Korean import Byung Ho Park came out of the gate as a very productive hitter, but has dipped to .191 with 12 home runs and was optioned to Triple-A Rochester on Friday. He crowds the plate and has had trouble adjusting to pitchers working him inside, resulting in strikeouts at a pace similar to Sano.
"He's struggled,'' Ryan said. "He didn't struggle the first month or six weeks. He was OK. He's struggling now. [Early in the season] he was hitting some home runs, competitive at-bats, did OK defensively. He's a good person, good teammate, good everything. It's starting to crack a little bit.''
There was a buzz when the Twins promoted 22-year-old Jose Berrios to start in late-April but he failed to last six innings in any of his four starts. His ERA was 10.20 when he was returned to Triple-A.
"His last couple of outings he's stepped it up pretty good,'' Ryan said. "He struggled down there when we sent him back. That's not unusual. We know that. They're disappointed they've gone back. … We thought he was ready. I held him to the point we thought he'd be ready, so I brought him up. It didn't go too good. That might be an understatement. The game sped up on him quite a bit.''
The German-born outfielder Kepler, 23, has been one of the few positives. He has been solid in the field and at the plate, hitting .255 with a .771 OPS in June. But Ryan says it's too early to know how good he'll be long term.
"I don't want to get too optimistic,'' Ryan said. "I said [great things] about three guys last year, and they're all back in the Minor Leagues. He has done a nice job. He has a very impressive skill set. He can do about everything on the diamond. He's a hard worker. Before we start anointing guys we have to see something over a long period of time.''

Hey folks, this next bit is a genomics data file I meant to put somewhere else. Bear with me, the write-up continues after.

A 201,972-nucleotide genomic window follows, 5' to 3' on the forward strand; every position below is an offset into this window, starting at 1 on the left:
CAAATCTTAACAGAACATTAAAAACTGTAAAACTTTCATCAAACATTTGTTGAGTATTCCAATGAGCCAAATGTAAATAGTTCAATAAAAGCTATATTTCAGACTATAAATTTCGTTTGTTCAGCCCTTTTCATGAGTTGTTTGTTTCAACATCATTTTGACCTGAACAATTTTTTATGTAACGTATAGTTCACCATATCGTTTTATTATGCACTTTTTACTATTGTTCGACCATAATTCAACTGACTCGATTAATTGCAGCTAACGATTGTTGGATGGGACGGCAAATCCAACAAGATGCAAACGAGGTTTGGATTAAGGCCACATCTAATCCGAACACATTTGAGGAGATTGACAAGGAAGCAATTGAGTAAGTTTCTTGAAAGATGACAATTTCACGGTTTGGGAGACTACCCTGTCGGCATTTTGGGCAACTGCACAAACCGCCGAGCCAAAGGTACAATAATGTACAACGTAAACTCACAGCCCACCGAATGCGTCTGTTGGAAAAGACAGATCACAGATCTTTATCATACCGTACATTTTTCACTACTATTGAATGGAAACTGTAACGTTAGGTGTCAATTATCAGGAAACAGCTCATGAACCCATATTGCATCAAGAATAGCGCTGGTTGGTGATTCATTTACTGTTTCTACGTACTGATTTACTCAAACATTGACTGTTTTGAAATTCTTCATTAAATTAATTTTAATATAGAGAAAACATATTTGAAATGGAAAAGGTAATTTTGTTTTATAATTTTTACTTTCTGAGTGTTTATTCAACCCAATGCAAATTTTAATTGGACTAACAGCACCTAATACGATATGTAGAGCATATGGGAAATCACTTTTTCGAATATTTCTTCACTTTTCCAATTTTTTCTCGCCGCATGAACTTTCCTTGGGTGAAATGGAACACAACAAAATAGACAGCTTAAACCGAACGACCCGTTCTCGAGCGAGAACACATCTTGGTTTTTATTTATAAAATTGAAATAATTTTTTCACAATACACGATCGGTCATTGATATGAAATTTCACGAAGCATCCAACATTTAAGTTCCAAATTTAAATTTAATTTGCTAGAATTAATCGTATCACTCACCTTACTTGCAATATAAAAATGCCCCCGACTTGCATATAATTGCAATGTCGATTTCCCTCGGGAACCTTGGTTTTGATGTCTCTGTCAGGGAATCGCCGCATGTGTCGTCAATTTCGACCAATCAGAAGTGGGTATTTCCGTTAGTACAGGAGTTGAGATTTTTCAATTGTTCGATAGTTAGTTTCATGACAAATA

The Twins are expected to be sellers at the upcoming non-waiver Trade Deadline but don't appear to have any veterans to move that would yield a large return. But Ryan figures to spend much of July talking to other teams about his inventory of moveable parts, including Ervin Santana, Trevor Plouffe, Eduardo Nunez and Fernando Abad.
"We're still a month away from the Trade Deadline,'' Ryan said. "There's no reason to think we're not going to have a number of guys emerge as [trade] candidates. Hopefully we will, and we're going to have to be active.''
Ryan doesn't seem inclined toward looking to trading power-hitting second baseman Brian Dozier, who hit .191 in April but has climbed to .264 with 13 homers and an .824 OPS. He's in the second year of a four-year, $20-million deal.
"People were talking about Dozier a month ago when he was really going badly,'' Ryan said. "He's turned it around. … A month ago people were saying, 'Why don't you trade a guy like Dozier?' Well, I don't think you want to get in the business of trading a 29-year-old second baseman when he's not going good. You don't want to take 10 cents on the dollar.''
Ryan has been around long enough to know it's almost certainly too late for the Twins to make their fans happy this season. But a winning record in the second half, if not a run back toward .500 would be something.
"We didn't anticipate playing .500 baseball this year,'' Ryan said. "Our expectations were bigger than that. If we could get back to some sort of resemblance of respectability, that would be gratifying.''
Phil Rogers is a national columnist for MLB.com. This story was not subject to the approval of Major League Baseball or its clubs.